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Elections in Thailand 'by middle of year' says deputy PM

Suthep Thaugsuban tells reporters that general election will happen before June, as pundits predict government of Thai prime minister Abhisit Vejjajiva will be re-elected.

BANGKOK // Thailand will hold a general election by the middle of this year, the deputy prime minister has said, setting the stage for a fierce battle for votes in the politically divided nation.

"I guarantee that it will happen before June," Suthep Thaugsuban told reporters on Thursday when asked about the timing of the keenly awaited vote.

His comments came after the passing of a mid-year budget and recent constitutional amendments, which the government had set as a prerequisite for an early election, along with peaceful conditions for the polls.

Mass protests last April and May by the Red Shirt opposition movement, which was seeking immediate elections, left more than 90 people dead in street clashes between demonstrators and armed soldiers.

Prime minister Abhisit Vejjajiva said last week that an election would be held in the first half of this year if there was no fresh violence.

The British-born, Oxford-educated head of the establishment Democrat Party must call a vote by the end of this year, when his term finishes.

Mr Abhisit defied sceptics last year to survive Thailand's worst political crisis in decades, and many observers expect the Democrats to cling to power for another term, possibly by forming another coalition with smaller partners.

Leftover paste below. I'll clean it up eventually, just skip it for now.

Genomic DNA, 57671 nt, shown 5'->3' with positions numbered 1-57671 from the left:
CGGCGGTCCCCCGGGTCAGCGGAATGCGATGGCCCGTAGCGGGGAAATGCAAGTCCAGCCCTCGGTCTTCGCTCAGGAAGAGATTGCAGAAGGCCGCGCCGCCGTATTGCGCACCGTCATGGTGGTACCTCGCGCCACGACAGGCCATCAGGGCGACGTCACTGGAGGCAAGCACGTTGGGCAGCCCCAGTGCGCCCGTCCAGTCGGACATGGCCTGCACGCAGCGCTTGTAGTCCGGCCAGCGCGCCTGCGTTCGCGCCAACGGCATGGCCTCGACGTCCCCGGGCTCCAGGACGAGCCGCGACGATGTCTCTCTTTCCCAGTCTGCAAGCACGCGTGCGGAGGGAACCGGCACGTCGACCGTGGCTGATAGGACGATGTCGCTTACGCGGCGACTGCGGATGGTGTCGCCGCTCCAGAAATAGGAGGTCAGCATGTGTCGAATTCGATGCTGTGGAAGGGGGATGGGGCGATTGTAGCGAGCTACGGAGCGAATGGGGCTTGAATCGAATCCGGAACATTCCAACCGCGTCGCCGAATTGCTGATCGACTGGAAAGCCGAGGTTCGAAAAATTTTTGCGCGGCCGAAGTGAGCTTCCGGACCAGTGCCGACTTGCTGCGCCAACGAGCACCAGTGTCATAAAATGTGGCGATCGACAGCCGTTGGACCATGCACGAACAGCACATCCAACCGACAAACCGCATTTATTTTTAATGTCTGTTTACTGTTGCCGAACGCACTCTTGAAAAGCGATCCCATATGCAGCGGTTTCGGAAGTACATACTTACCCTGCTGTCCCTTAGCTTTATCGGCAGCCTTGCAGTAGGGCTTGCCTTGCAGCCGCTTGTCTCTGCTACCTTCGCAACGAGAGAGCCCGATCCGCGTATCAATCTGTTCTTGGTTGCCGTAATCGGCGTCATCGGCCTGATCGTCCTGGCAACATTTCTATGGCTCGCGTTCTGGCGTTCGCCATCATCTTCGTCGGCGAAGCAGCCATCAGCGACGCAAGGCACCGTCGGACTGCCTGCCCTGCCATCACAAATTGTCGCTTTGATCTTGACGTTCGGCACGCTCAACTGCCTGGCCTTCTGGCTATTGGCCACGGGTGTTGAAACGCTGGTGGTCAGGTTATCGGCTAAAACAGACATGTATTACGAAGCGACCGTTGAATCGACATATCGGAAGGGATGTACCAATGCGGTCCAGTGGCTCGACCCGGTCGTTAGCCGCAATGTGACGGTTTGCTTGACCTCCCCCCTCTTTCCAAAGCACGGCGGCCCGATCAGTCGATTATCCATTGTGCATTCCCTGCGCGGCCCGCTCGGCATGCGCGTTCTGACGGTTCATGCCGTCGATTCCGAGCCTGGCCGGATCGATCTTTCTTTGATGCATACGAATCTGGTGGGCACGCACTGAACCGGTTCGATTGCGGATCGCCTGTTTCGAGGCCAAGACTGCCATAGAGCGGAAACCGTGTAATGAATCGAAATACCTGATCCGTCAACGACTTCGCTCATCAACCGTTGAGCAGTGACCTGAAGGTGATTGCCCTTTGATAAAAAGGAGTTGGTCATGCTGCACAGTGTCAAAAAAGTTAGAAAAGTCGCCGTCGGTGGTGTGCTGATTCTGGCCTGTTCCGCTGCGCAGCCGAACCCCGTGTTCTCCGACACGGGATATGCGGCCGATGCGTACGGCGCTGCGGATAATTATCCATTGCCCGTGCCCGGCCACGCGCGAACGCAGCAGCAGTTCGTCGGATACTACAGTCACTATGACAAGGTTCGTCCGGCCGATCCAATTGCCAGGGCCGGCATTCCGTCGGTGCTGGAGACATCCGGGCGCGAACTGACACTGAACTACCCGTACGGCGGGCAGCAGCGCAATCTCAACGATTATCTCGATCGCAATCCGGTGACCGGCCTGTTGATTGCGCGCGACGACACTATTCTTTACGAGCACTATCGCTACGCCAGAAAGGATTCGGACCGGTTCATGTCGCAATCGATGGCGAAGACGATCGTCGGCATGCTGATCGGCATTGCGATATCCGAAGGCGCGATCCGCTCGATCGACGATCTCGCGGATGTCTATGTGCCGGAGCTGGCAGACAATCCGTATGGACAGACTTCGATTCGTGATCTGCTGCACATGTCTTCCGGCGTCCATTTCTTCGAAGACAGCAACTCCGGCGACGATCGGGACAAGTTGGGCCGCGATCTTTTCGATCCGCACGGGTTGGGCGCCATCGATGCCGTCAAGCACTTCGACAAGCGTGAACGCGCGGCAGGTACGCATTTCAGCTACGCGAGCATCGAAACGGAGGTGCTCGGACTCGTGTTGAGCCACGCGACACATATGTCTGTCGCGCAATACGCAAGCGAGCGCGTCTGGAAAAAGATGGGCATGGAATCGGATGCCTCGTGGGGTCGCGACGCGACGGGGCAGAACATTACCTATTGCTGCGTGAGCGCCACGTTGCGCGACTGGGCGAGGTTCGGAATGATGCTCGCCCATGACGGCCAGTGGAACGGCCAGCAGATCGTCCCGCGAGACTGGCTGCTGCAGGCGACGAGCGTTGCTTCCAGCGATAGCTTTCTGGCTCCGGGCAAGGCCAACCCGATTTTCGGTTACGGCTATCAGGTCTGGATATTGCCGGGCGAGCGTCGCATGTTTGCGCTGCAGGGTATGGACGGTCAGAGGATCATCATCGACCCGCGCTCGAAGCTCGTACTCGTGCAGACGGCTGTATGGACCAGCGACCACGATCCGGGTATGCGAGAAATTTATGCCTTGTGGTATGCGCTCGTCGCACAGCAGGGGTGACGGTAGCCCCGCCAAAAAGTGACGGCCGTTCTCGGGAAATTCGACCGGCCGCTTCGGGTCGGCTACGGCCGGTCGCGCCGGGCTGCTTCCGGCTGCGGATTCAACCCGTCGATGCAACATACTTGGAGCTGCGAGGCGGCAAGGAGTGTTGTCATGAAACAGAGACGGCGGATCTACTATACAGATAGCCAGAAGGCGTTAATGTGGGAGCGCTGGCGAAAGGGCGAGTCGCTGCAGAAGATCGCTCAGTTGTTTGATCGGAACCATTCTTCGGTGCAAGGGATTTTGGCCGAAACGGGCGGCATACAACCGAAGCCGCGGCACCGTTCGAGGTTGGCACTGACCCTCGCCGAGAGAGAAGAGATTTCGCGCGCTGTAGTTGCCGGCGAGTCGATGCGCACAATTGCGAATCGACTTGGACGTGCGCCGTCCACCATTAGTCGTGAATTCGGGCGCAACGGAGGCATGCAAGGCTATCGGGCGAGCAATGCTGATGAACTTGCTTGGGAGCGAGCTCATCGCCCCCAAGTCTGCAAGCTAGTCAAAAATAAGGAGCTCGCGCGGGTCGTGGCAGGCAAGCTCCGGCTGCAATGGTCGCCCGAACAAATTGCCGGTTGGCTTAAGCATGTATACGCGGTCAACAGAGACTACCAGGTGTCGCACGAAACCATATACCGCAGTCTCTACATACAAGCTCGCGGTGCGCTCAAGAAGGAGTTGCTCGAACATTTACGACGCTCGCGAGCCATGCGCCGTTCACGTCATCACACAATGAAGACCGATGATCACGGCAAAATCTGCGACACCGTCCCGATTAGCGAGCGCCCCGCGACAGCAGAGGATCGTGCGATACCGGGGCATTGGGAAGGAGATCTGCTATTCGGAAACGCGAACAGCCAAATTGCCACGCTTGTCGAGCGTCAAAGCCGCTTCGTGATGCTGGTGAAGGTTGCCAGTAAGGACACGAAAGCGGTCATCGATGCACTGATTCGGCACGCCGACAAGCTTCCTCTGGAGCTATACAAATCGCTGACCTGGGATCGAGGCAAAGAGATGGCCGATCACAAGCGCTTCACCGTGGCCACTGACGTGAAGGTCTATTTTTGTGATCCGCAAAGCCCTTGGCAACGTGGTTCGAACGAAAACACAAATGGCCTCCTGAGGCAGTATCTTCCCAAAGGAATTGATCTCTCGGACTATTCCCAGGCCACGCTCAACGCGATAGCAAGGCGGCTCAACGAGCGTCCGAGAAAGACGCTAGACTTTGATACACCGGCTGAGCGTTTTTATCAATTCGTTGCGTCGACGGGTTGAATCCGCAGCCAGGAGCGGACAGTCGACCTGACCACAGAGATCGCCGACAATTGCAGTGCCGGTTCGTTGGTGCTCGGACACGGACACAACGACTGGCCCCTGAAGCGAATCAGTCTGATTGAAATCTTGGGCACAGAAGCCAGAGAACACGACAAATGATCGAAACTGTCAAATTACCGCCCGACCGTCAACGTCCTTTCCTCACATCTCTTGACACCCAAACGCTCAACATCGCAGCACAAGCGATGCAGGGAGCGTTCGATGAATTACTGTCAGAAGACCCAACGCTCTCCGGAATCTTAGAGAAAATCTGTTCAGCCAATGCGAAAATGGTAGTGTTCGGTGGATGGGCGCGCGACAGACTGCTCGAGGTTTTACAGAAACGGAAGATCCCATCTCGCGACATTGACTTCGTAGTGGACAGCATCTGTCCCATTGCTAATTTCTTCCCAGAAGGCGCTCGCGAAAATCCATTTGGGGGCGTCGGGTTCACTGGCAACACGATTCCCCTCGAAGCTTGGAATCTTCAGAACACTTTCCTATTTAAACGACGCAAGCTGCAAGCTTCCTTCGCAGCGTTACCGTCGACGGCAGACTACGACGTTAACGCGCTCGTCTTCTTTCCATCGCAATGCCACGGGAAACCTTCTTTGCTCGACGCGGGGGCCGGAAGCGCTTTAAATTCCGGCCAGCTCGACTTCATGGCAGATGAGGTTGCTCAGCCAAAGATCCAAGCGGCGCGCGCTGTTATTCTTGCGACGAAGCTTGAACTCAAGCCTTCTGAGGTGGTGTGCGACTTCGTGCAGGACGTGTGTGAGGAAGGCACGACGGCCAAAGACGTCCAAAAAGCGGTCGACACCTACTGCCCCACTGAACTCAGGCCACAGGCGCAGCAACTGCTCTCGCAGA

Somjai Phagaphasvivat, a political science professor at Bangkok's Thammasat University, said: "This government will be re-elected."

The main opposition party, the Puea Thai, "will get lot of votes but not enough seats to form a government, while the Democrats will gain more votes and will collaborate with its current coalition partners to stay in power", he said.

At the height of the Red Shirt crisis, Mr Abhisit proposed holding an election in November 2010 to resolve the stand-off, but shelved the plan because demonstrators refused to disperse until the army moved in.

In the months after the military broke up the rally, the capital was rattled by a string of minor explosions while it was under emergency rule.

Mr Somjai said he believed the Red Shirts had been weakened by their failure to achieve their goal last year.

"Some people disagreed with their violent way. The Red Shirts need to adjust their strategy but it will be harder for them because a new election is coming. Violence will continue but will be less severe," he said.

There is also uncertainty about whether the opposition will be able to translate strong support for the Reds, particularly in the rural northeast, into success at the ballot box.

The Red Shirts view Mr Abhisit's government as undemocratic because it came to power in a parliamentary vote in 2008 with the backing of the army after a court ruling threw out the previous administration.

The Red Shirt movement, which is broadly loyal to the fugitive former prime minister Thaksin Shinawatra, has held a series of peaceful one-day rallies in the capital in recent weeks.

Their arch-rivals, the Yellow Shirt nationalist activists, who claim allegiance to the throne, have been rallying near Government House recently in protest at Mr Abhisit's handling of a deadly border dispute with Cambodia.

The cabinet recently agreed to invoke the Internal Security Act in Bangkok to cope with the renewed political rallies.